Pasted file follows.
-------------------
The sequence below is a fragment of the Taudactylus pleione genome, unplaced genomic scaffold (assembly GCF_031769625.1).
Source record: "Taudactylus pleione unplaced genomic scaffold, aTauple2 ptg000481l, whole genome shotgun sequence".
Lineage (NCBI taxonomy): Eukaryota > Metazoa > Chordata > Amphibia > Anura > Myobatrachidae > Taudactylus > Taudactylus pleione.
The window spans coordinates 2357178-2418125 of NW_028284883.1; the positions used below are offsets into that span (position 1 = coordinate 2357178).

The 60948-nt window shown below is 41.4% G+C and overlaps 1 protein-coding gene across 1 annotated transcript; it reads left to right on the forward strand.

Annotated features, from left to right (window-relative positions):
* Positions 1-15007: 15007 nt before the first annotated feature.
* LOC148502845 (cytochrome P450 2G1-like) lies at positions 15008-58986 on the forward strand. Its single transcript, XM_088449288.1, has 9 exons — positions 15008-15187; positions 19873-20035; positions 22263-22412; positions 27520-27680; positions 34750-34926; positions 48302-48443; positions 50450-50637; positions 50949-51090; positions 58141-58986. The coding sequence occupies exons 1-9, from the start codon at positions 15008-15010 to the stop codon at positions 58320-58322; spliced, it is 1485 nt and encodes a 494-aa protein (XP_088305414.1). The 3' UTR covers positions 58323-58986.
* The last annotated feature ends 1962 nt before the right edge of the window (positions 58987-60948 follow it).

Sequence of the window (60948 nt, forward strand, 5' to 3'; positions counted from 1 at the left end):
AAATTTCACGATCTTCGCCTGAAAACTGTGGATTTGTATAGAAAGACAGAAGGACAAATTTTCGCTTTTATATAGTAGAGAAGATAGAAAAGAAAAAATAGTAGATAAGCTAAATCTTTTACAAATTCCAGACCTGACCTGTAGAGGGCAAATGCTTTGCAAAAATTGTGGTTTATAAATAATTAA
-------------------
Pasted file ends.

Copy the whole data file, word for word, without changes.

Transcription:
The sequence below is a fragment of the Taudactylus pleione genome, unplaced genomic scaffold (assembly GCF_031769625.1).
Source record: "Taudactylus pleione unplaced genomic scaffold, aTauple2 ptg000481l, whole genome shotgun sequence".
Lineage (NCBI taxonomy): Eukaryota > Metazoa > Chordata > Amphibia > Anura > Myobatrachidae > Taudactylus > Taudactylus pleione.
The window spans coordinates 2357178-2418125 of NW_028284883.1; the positions used below are offsets into that span (position 1 = coordinate 2357178).

The 60948-nt window shown below is 41.4% G+C and overlaps 1 protein-coding gene across 1 annotated transcript; it reads left to right on the forward strand.

Annotated features, from left to right (window-relative positions):
* Positions 1-15007: 15007 nt before the first annotated feature.
* LOC148502845 (cytochrome P450 2G1-like) lies at positions 15008-58986 on the forward strand. Its single transcript, XM_088449288.1, has 9 exons — positions 15008-15187; positions 19873-20035; positions 22263-22412; positions 27520-27680; positions 34750-34926; positions 48302-48443; positions 50450-50637; positions 50949-51090; positions 58141-58986. The coding sequence occupies exons 1-9, from the start codon at positions 15008-15010 to the stop codon at positions 58320-58322; spliced, it is 1485 nt and encodes a 494-aa protein (XP_088305414.1). The 3' UTR covers positions 58323-58986.
* The last annotated feature ends 1962 nt before the right edge of the window (positions 58987-60948 follow it).

Sequence of the window (60948 nt, forward strand, 5' to 3'; positions counted from 1 at the left end):
AAATTTCACGATCTTCGCCTGAAAACTGTGGATTTGTATAGAAAGACAGAAGGACAAATTTTCGCTTTTATATAGTAGAGAAGATAGAAAAGAAAAAATAGTAGATAAGCTAAATCTTTTACAAATTCCAGACCTGACCTGTAGAGGGCAAATGCTTTGCAAAAATTGTGGTTTATAAATAATTAA